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Neuroimage. 2018 Jul 1;174:352-363. doi: 10.1016/j.neuroimage.2018.01.044. Epub 2018 Feb 5.

Localizing bicoherence from EEG and MEG.

Author information

1
Department of Video Coding & Analytics, Fraunhofer Heinrich Hertz Institute, Berlin, Germany.
2
Department of Neurophysiology and Pathophysiology, University Medical Center Hamburg-Eppendorf, Hamburg, Germany.
3
Department of Psychiatry, University Medical Center Hamburg-Eppendorf, Hamburg, Germany; Center for Psychotic Disorders, University of Basel Psychiatric Clinics, Basel, Switzerland.
4
Department of Psychiatry, University Medical Center Hamburg-Eppendorf, Hamburg, Germany.
5
Department of Neurophysiology and Pathophysiology, University Medical Center Hamburg-Eppendorf, Hamburg, Germany. Electronic address: g.nolte@uke.de.

Abstract

We propose a new method for the localization of nonlinear cross-frequency coupling in EEG and MEG data analysis, based on the estimation of bicoherences at the source level. While for the analysis of rhythmic brain activity, source directions are commonly chosen to maximize power, we suggest to maximize bicoherence instead. The resulting nonlinear cost function can be minimized effectively using a gradient approach. We argue, that bicoherence is also a generally useful tool to analyze phase-amplitude coupling (PAC), by deriving formal relations between PAC and bispectra. This is illustrated in simulated and empirical LFP data. The localization method is applied to EEG resting state data, where the most prominent bicoherence signatures originate from the occipital alpha rhythm and the mu rhythm. While the latter is hardly visible using power analysis, we observe clear bicoherence peaks in the high alpha range of sensorymotor areas. We additionally apply our method to resting-state data of subjects with schizophrenia and healthy controls and observe significant bicoherence differences in motor areas which could not be found from analyzing power differences.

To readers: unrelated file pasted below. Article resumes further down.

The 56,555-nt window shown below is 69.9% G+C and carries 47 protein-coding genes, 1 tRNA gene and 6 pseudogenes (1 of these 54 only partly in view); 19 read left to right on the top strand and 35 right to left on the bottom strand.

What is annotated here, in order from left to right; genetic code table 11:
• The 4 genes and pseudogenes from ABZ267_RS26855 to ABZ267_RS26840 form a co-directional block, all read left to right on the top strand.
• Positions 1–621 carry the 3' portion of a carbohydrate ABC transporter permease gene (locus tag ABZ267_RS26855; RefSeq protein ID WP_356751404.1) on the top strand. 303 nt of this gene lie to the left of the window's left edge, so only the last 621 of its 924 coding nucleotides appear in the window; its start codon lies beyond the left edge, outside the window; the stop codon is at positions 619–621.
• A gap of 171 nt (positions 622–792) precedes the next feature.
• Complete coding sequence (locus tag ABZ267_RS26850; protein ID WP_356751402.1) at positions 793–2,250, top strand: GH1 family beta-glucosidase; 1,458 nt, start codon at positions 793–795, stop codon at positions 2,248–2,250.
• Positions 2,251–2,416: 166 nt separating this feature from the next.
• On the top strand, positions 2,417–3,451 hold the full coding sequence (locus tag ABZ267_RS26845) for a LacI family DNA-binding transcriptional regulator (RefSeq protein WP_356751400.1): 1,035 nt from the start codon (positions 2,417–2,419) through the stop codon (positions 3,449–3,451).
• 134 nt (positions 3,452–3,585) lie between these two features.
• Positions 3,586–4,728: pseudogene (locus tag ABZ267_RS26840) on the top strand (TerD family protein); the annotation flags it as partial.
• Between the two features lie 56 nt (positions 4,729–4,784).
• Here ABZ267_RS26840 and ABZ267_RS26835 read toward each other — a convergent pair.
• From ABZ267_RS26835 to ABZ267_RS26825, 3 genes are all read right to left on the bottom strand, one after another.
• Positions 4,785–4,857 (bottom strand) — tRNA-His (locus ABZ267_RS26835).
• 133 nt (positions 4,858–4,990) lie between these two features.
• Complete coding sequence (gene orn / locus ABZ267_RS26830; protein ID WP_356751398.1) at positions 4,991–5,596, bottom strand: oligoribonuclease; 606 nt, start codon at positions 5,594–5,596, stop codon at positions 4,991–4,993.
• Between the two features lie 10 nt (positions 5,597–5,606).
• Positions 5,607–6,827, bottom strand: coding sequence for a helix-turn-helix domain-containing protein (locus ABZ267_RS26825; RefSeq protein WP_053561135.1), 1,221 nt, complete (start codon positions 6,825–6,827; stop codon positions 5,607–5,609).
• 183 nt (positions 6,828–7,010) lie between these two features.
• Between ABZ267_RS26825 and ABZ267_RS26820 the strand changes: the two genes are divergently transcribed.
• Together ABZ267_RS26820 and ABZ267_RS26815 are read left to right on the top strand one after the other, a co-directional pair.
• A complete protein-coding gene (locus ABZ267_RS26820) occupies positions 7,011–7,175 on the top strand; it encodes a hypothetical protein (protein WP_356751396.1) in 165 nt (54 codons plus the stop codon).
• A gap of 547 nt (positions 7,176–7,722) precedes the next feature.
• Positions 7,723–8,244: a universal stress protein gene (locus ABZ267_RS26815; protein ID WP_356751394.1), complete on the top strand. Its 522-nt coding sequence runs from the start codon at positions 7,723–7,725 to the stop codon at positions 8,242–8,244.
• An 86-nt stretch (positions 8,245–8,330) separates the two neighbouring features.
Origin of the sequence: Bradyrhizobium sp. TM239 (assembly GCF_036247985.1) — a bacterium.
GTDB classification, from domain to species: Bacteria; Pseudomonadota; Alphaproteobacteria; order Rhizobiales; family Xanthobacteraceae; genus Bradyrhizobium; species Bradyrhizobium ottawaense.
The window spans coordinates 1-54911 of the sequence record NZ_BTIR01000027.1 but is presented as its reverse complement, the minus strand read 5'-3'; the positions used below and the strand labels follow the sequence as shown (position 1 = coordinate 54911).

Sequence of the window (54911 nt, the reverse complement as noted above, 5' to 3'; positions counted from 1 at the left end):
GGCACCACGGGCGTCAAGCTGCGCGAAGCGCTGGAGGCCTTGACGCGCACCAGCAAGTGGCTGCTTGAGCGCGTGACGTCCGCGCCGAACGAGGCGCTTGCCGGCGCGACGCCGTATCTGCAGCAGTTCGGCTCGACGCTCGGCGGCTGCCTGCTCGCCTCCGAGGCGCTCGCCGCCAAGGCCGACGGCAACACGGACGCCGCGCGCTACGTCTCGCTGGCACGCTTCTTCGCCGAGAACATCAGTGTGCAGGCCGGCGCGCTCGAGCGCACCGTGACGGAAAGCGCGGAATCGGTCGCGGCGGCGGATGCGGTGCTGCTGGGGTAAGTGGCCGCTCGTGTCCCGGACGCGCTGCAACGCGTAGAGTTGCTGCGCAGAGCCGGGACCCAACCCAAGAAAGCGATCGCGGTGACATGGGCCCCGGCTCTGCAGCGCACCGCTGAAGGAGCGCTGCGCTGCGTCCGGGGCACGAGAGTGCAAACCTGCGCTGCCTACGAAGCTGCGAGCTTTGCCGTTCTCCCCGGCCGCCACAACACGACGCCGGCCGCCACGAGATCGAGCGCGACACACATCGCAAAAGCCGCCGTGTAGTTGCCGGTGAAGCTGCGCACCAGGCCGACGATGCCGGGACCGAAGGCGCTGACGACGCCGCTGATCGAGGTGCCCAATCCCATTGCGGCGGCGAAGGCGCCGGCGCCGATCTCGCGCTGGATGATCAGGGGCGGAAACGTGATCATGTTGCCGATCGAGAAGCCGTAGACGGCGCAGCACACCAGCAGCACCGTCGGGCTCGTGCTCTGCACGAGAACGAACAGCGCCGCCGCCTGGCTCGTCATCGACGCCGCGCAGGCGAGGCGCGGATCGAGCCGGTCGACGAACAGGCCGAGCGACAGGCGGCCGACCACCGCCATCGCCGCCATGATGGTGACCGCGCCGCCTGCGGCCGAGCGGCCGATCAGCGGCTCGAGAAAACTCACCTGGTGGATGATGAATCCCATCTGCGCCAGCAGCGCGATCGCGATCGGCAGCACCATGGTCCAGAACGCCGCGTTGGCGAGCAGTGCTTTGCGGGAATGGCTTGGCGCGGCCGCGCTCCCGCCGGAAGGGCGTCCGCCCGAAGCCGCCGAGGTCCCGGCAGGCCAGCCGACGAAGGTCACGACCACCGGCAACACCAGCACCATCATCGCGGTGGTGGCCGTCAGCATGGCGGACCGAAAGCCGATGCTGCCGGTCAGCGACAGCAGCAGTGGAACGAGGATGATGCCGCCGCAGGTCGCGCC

[Indexed for MEDLINE]

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